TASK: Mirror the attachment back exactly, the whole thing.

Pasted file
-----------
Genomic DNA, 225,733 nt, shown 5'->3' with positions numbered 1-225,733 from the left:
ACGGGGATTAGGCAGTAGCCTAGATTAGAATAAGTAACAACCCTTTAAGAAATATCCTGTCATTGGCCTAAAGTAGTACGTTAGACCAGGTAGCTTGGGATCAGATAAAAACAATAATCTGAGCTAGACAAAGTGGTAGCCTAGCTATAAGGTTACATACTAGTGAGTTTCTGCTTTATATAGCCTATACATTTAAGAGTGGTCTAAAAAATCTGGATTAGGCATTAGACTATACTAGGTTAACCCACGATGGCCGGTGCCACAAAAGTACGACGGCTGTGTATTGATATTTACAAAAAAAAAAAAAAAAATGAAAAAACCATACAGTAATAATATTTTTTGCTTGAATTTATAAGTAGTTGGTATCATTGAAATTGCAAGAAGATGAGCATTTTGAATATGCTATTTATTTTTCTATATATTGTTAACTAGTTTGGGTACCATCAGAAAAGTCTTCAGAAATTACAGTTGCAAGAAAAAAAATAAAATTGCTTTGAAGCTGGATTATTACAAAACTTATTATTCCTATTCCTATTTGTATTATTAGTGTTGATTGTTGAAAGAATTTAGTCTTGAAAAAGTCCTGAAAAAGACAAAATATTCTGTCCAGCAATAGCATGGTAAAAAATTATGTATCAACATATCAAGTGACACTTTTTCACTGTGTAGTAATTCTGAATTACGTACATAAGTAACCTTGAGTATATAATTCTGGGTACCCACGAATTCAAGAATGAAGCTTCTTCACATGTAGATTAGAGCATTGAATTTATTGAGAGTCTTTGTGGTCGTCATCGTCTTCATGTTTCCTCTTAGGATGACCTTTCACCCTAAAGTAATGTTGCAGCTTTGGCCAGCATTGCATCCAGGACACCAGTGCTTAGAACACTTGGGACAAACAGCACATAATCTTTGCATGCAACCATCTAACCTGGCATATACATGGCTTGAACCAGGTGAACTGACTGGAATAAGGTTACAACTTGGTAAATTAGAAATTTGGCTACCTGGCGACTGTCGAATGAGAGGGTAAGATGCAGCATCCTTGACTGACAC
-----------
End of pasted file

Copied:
Genomic DNA, 225,733 nt, shown 5'->3' with positions numbered 1-225,733 from the left:
ACGGGGATTAGGCAGTAGCCTAGATTAGAATAAGTAACAACCCTTTAAGAAATATCCTGTCATTGGCCTAAAGTAGTACGTTAGACCAGGTAGCTTGGGATCAGATAAAAACAATAATCTGAGCTAGACAAAGTGGTAGCCTAGCTATAAGGTTACATACTAGTGAGTTTCTGCTTTATATAGCCTATACATTTAAGAGTGGTCTAAAAAATCTGGATTAGGCATTAGACTATACTAGGTTAACCCACGATGGCCGGTGCCACAAAAGTACGACGGCTGTGTATTGATATTTACAAAAAAAAAAAAAAAAATGAAAAAACCATACAGTAATAATATTTTTTGCTTGAATTTATAAGTAGTTGGTATCATTGAAATTGCAAGAAGATGAGCATTTTGAATATGCTATTTATTTTTCTATATATTGTTAACTAGTTTGGGTACCATCAGAAAAGTCTTCAGAAATTACAGTTGCAAGAAAAAAAATAAAATTGCTTTGAAGCTGGATTATTACAAAACTTATTATTCCTATTCCTATTTGTATTATTAGTGTTGATTGTTGAAAGAATTTAGTCTTGAAAAAGTCCTGAAAAAGACAAAATATTCTGTCCAGCAATAGCATGGTAAAAAATTATGTATCAACATATCAAGTGACACTTTTTCACTGTGTAGTAATTCTGAATTACGTACATAAGTAACCTTGAGTATATAATTCTGGGTACCCACGAATTCAAGAATGAAGCTTCTTCACATGTAGATTAGAGCATTGAATTTATTGAGAGTCTTTGTGGTCGTCATCGTCTTCATGTTTCCTCTTAGGATGACCTTTCACCCTAAAGTAATGTTGCAGCTTTGGCCAGCATTGCATCCAGGACACCAGTGCTTAGAACACTTGGGACAAACAGCACATAATCTTTGCATGCAACCATCTAACCTGGCATATACATGGCTTGAACCAGGTGAACTGACTGGAATAAGGTTACAACTTGGTAAATTAGAAATTTGGCTACCTGGCGACTGTCGAATGAGAGGGTAAGATGCAGCATCCTTGACTGACAC